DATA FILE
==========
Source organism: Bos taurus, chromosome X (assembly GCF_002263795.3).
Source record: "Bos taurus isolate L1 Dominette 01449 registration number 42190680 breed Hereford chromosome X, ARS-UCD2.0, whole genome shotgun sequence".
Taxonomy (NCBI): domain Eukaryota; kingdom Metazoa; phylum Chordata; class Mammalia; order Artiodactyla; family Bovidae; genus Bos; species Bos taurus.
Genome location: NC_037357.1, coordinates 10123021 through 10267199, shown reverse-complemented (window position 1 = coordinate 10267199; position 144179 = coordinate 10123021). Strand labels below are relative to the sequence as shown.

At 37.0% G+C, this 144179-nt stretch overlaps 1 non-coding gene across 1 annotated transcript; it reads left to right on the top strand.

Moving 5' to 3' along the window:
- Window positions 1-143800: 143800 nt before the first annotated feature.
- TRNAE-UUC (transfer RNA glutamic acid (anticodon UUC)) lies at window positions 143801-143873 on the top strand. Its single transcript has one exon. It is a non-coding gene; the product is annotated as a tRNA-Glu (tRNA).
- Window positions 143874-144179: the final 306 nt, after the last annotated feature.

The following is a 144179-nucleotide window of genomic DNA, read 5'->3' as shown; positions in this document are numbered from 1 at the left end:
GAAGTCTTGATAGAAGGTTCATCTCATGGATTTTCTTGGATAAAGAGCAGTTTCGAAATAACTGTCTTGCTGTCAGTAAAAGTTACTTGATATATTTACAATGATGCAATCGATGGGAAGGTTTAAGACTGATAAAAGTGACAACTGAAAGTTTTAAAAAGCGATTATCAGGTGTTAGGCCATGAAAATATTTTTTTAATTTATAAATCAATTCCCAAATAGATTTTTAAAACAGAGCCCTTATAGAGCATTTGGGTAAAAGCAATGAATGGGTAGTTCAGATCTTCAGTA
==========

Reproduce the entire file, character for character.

Source organism: Bos taurus, chromosome X (assembly GCF_002263795.3).
Source record: "Bos taurus isolate L1 Dominette 01449 registration number 42190680 breed Hereford chromosome X, ARS-UCD2.0, whole genome shotgun sequence".
Taxonomy (NCBI): domain Eukaryota; kingdom Metazoa; phylum Chordata; class Mammalia; order Artiodactyla; family Bovidae; genus Bos; species Bos taurus.
Genome location: NC_037357.1, coordinates 10123021 through 10267199, shown reverse-complemented (window position 1 = coordinate 10267199; position 144179 = coordinate 10123021). Strand labels below are relative to the sequence as shown.

At 37.0% G+C, this 144179-nt stretch overlaps 1 non-coding gene across 1 annotated transcript; it reads left to right on the top strand.

Moving 5' to 3' along the window:
- Window positions 1-143800: 143800 nt before the first annotated feature.
- TRNAE-UUC (transfer RNA glutamic acid (anticodon UUC)) lies at window positions 143801-143873 on the top strand. Its single transcript has one exon. It is a non-coding gene; the product is annotated as a tRNA-Glu (tRNA).
- Window positions 143874-144179: the final 306 nt, after the last annotated feature.

The following is a 144179-nucleotide window of genomic DNA, read 5'->3' as shown; positions in this document are numbered from 1 at the left end:
GAAGTCTTGATAGAAGGTTCATCTCATGGATTTTCTTGGATAAAGAGCAGTTTCGAAATAACTGTCTTGCTGTCAGTAAAAGTTACTTGATATATTTACAATGATGCAATCGATGGGAAGGTTTAAGACTGATAAAAGTGACAACTGAAAGTTTTAAAAAGCGATTATCAGGTGTTAGGCCATGAAAATATTTTTTTAATTTATAAATCAATTCCCAAATAGATTTTTAAAACAGAGCCCTTATAGAGCATTTGGGTAAAAGCAATGAATGGGTAGTTCAGATCTTCAGTA